Tuesday, March 18, 2008

Immigration follies

The most recent AARP Bulletin has an interesting article about people unable to get Medicaid due to fears over undocumented immigrants. New federal rules require people to have proof of their citizenship before they can collect Medicaid--all this despite the fact that there's no record of immigrants abusing the system:
States have always been required to check a Medicaid applicant's eligibility, which includes citizenship. But a July 2006 rule, enforced by the federal Centers for Medicare & Medicaid Services (CMS), now demands specific documents as proof, such as a passport or a birth certificate, driver's license or military record. States face fines if they don't comply.

The rule, which neither CMS nor the Bush administration requested, was adopted by the Republican-dominated Congress in 2005 despite the fact that there was no evidence that undocumented immigrants were falsely claiming U.S. citizenship to get Medicaid.

"This rule was the answer to a problem that really doesn't exist," says Donna Cohen Ross, an analyst with the Center on Budget and Policy Priorities in Washington, a nonpartisan research organization.

In fact, the year the rule was passed, Mark McClellan, then the administrator for CMS, said that a report by the CMS inspector general did "not find particular problems regarding false allegations of citizenship, nor are we aware of any." Most states agreed with that assessment.

The result is that plenty of people who qualify for Medicaid are unable to get it, and a large proportion of them are Native Americans, and we're wasting a lot of money that could have been better spent than denying people medical care that they need:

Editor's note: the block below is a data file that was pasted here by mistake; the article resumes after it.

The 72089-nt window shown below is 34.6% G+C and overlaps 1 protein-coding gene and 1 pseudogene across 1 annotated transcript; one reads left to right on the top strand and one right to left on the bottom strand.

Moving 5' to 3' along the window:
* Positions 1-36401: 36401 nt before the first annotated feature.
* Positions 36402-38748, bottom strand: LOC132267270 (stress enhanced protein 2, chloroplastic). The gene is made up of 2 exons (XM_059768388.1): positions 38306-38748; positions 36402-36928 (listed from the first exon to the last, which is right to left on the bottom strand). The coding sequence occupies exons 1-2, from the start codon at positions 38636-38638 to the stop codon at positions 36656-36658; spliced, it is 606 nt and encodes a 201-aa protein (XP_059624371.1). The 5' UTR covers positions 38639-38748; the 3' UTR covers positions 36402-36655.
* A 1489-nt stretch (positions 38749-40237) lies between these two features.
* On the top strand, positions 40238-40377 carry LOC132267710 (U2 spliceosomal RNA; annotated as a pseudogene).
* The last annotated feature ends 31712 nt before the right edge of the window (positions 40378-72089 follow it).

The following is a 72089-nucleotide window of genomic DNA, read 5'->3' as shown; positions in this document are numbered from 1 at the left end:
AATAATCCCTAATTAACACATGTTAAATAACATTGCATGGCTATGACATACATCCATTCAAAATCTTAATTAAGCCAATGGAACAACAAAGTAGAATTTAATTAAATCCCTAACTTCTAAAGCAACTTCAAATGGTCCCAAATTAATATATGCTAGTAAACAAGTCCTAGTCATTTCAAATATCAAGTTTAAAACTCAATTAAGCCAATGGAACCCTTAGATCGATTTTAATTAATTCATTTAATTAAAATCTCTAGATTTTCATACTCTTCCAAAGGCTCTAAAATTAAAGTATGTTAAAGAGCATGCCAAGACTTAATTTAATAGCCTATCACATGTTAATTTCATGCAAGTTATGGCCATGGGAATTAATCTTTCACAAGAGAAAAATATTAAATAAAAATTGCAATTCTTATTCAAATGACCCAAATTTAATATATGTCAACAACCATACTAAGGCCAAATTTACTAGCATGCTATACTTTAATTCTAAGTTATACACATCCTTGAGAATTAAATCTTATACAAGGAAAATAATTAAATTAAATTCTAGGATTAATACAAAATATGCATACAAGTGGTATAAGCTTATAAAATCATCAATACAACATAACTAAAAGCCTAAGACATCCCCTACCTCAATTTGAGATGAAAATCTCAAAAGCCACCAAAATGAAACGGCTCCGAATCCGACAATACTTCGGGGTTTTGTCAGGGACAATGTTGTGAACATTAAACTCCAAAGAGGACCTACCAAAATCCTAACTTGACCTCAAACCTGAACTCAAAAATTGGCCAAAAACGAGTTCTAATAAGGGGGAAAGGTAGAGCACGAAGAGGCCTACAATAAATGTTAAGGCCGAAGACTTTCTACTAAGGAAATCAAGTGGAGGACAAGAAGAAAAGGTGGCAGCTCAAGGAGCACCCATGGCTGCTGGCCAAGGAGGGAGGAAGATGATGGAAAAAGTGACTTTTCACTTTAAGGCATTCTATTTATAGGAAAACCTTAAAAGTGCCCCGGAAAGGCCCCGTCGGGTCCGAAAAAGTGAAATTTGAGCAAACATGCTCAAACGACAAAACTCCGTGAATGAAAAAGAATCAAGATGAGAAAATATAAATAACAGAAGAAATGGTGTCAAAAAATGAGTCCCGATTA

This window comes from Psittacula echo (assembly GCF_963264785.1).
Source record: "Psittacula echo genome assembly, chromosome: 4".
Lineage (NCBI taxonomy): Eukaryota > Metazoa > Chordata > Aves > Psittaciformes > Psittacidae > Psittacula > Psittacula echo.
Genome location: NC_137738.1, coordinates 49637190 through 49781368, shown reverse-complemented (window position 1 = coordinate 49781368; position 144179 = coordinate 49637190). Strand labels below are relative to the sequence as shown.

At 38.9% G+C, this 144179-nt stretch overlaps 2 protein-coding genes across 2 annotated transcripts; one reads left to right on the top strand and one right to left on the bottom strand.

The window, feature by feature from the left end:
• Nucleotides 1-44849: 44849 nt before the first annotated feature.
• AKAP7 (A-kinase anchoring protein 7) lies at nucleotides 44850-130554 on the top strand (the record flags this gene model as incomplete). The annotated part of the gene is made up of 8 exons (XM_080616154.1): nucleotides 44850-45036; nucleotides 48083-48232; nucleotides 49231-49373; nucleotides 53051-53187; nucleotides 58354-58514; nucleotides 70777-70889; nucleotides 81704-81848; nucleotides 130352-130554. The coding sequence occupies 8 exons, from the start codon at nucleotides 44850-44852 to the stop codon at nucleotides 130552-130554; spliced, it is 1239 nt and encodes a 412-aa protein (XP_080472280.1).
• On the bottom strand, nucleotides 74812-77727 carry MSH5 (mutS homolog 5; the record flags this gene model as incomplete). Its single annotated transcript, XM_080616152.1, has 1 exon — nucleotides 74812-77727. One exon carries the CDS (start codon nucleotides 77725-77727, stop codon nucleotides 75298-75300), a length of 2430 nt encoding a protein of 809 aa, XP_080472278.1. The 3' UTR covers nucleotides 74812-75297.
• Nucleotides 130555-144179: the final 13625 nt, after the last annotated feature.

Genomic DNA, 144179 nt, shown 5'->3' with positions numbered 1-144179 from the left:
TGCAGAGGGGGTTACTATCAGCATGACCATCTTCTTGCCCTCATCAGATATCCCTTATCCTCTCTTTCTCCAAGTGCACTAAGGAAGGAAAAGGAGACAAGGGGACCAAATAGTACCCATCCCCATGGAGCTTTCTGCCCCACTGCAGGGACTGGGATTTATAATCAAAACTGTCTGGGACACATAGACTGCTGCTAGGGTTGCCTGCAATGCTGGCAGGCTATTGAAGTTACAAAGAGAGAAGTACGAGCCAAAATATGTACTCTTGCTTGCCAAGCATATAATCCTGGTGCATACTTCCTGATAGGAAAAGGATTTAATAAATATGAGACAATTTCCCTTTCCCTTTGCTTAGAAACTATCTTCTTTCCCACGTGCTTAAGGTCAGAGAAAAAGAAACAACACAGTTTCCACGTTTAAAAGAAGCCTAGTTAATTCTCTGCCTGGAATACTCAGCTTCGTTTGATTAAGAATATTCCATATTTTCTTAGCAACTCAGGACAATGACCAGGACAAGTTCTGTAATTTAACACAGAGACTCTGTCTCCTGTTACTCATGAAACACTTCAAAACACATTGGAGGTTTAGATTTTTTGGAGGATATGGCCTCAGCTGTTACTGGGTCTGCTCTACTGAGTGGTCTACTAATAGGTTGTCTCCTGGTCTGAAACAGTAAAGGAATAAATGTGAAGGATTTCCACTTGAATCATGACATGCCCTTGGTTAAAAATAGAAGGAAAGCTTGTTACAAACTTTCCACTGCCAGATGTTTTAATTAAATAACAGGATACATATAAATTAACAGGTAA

In Oklahoma, for example, more than 20,000 of its 700,000 Medicaid recipients—almost 13 percent are American Indians—have been dropped from the program, "not because they aren't citizens, but because they're having a tough time coming up with the right pieces of paper at the right time," says Mike Fogarty, chief executive officer of the Oklahoma Health Care Authority, the agency overseeing Medicaid.

Fogarty says Oklahoma, like most states, has been doing aggressive outreach to help residents get the documents they need, diverting resources and effort that "could have been spent improving our program."

So far, he says, Oklahoma has uncovered no illegal immigrants on its rolls. And Arizona, where immigration is a huge issue, has filed two reports since the rule went into effect, each saying the state uncovered "zero" illegal immigrants among its 1 million Medicaid recipients. Kansas has found one illegal immigrant on its Medicaid rolls.


A U.S. Government Accountability Office survey of the states last year found that that the requirement caused eligible U.S. citizens to lose Medicaid coverage while increasing administrative costs. A close analysis of six states, the report says, showed that for every $100 spent to implement the rule, only 14 cents was saved.

In fact, nationwide the rule has added millions of dollars in administrative costs.

In Wisconsin, the legislature and the governor initially authorized $1.8 million "just to deal with this rule," says James Jones, a deputy administrator in the state Department of Health and Family Services. "And we estimate it will continue to cost $800,000 a year."

So, because we were worried that foreigners might be using up our precious medical supplies (which was one of the top concerns over immigration on this poll, and of course isn't true), we have adopted a "solution" that instead deprives thousands of actual citizens of health care. Brilliant.

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